Deus Ex: Human Revolution

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My writing pace has slowed to a halt the last month. I might have burned myself out a bit at the end of 2012, and the new year has allowed me to erase any kind of guidelines or deadlines I was imposing on myself. With Nate and the other writers’ help, I always tried to publish three times a week, but I’ll be honest and say it’s just not in me like it used to be. Maybe it’s temporary, it probably is, but for now, I don’t mind taking it a bit easier. This is my hobby after all.

And most of that time not spent writing has gone into video games! Yeah, those! (Also reading, a lot of reading.) Maybe I’ll declare 2013 the year of the catch up, even though 80% of the games I beat last year weren’t released last year as it is. But my backlog is huge and the only game I’m really interested in on the near horizon is Bioshock Infinite, so now’s as good as time as any.

As for Deus Ex: Human Revolution? It was a good game, problematic at times, but an experience worth putting at least a few hours into, and at about 24 hours long, probably worth finishing. I’m not sure how much I have to say about it that hasn’t already been said by our own Paul Abbamondi, let alone everyone else, so I’ll keep this short and to the point... starting now.

First of all, you may have heard that the boss battles of Human Revolution were outsourced to a different development team and don’t really mesh with the rest of the game. This is an understatement: they’re terrible. This is a stealth-focused game that allows for gunplay if you want, but I wanted to be sneaky. I didn’t kill any bad guys, heck, I didn’t even carry any real guns, so when you encounter a boss that you simply can’t stun like everyone else, well, you’re going to have a problem.

Luckily, I had some advice going in that I’ll share with you: invest in the Typhoon ability. You can simply run up to the bosses and spam it, pretty much instantly killing them. This worked fine until the third boss, which I fought without any of my powers, including Typhoon, because of a stupid trick the game pulled on me a few hours earlier. Anyway, I ended up having to turn the difficulty down to beat him because I was just so underprepared.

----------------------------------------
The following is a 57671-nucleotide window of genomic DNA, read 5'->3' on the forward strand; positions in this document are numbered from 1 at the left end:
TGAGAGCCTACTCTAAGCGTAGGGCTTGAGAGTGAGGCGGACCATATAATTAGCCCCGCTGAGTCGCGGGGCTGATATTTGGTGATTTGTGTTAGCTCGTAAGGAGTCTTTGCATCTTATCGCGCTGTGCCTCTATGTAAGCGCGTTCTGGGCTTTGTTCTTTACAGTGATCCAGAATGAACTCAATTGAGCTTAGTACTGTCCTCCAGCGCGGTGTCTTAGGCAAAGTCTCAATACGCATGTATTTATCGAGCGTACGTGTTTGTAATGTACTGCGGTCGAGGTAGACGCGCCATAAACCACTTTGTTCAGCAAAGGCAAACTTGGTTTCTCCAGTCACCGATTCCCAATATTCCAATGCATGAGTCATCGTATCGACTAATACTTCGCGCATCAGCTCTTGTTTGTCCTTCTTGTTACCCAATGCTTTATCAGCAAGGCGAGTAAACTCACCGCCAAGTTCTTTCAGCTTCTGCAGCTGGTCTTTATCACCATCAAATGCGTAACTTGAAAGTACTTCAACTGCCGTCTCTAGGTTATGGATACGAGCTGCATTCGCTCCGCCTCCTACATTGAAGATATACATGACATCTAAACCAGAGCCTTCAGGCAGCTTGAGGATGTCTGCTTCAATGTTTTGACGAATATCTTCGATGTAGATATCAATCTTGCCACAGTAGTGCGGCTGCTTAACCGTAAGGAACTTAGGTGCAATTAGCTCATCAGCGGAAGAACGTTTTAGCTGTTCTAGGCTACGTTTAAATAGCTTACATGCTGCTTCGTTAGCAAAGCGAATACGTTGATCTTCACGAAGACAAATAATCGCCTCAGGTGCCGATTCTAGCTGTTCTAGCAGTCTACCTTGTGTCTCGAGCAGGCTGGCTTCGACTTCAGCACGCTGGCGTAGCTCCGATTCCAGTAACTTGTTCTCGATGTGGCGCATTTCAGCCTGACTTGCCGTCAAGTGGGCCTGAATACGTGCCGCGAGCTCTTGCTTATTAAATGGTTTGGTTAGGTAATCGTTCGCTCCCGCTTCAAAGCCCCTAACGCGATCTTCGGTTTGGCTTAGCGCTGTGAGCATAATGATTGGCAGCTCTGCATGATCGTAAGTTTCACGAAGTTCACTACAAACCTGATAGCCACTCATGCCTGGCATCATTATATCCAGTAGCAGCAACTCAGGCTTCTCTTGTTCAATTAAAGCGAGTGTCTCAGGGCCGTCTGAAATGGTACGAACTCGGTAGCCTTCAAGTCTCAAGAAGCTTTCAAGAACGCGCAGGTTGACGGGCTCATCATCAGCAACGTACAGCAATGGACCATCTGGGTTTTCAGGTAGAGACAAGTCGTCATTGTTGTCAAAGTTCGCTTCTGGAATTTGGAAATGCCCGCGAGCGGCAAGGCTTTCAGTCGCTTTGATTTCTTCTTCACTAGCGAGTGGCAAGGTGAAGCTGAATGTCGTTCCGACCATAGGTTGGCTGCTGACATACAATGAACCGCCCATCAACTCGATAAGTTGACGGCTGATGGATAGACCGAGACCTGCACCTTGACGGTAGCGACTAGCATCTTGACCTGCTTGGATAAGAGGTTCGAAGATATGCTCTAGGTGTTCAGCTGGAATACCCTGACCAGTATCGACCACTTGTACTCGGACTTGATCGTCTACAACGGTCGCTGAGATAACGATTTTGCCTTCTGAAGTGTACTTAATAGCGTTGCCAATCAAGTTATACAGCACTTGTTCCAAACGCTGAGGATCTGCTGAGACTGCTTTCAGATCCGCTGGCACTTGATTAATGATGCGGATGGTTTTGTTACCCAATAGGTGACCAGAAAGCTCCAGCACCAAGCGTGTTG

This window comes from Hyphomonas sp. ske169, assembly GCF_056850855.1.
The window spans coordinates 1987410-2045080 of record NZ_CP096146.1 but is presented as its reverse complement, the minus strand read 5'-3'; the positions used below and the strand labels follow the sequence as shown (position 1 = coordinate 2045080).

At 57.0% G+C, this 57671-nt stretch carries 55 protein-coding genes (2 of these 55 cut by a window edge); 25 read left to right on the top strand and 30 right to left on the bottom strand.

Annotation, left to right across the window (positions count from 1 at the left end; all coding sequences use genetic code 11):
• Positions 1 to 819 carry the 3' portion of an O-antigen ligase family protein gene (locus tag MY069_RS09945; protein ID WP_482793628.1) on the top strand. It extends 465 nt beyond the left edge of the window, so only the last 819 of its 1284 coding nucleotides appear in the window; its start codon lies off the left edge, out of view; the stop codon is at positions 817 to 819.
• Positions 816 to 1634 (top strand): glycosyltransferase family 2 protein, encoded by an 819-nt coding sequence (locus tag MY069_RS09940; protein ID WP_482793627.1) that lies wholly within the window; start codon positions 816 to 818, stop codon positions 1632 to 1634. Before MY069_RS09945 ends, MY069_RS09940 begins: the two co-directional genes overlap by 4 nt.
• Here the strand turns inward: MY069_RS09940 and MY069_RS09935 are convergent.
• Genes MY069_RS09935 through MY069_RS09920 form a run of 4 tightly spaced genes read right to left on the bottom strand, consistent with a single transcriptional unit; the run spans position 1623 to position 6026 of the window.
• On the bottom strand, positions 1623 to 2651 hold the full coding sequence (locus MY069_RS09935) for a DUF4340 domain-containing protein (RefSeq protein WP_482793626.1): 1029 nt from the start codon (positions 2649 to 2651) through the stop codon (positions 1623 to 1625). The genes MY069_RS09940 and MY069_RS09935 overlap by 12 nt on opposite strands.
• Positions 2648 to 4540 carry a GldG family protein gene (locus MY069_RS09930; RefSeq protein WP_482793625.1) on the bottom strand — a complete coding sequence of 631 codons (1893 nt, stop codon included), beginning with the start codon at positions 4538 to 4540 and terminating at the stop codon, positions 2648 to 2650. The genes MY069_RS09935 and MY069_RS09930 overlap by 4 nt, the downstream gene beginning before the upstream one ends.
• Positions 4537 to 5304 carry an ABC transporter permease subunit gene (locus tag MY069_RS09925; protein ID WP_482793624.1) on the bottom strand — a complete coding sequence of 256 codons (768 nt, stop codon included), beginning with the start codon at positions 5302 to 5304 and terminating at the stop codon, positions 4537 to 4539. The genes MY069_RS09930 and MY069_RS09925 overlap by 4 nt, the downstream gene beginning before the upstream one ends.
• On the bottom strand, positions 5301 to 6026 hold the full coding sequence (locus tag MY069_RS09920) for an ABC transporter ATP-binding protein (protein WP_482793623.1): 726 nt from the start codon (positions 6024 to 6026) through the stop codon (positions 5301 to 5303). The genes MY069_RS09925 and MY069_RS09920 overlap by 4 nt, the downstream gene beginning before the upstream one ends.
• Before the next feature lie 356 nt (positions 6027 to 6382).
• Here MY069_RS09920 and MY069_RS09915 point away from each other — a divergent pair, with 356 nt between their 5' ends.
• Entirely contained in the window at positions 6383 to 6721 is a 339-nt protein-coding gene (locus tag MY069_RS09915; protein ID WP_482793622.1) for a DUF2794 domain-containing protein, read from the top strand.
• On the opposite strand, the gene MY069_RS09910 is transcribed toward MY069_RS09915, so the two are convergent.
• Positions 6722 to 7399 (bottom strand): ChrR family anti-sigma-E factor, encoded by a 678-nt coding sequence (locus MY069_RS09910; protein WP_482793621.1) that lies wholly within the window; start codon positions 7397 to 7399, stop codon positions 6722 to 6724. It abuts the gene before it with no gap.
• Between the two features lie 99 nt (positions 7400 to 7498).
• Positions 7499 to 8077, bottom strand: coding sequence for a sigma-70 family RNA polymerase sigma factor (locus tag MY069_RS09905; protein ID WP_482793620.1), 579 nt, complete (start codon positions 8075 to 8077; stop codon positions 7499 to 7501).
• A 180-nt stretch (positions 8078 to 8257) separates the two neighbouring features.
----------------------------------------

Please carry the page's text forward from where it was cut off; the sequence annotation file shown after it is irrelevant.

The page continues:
The game is also kind of full of itself. It likes to interrupt the action quite a bit to show off how fancy its animation artists were. Takedown someone from behind? Go into third person mode and play a canned animation you’ll see 50 more times. Jump off a high ledge? Play an obnoxious slow-landing animation. The most ridiculous part of it is you’re sneaking around trying to be really silent, and then your character absolutely decks a guard or loudly breaks his arm in the takedown cutscene. Okay.

Sneaking around in Deus Ex: Human Revolution is pretty enjoyable, though. There’s a well integrated cover maneuver that is more useful for hiding in this game, and the game always gives you the option of going around obstacles slowly if you’re not interested in fighting it out. Man-sized air ducts are hilariously in abundance, and you’ll often have to hack computers to disable alarms, cameras, or turrets. I felt like a real spy at times, especially with some of the additional human augmentations at my disposal.

I was surprised with the openness of the two hub worlds featured in Human Revolution. There’s a scattering of side missions available that open up the story a bit more, but are completely skippable (and easily missable) if you’re not interested. The extra large areas, while fun to explore, can be a pain when trying to completely cross the maps, but I really like the effort put into the details.

Overall: 7

An entertaining adventure with some disappointing, tedious aspects. Deus Ex: Human Revolution could have been great, though I’m glad I finally got around to playing it, but this isn’t anything extraordinarily special.

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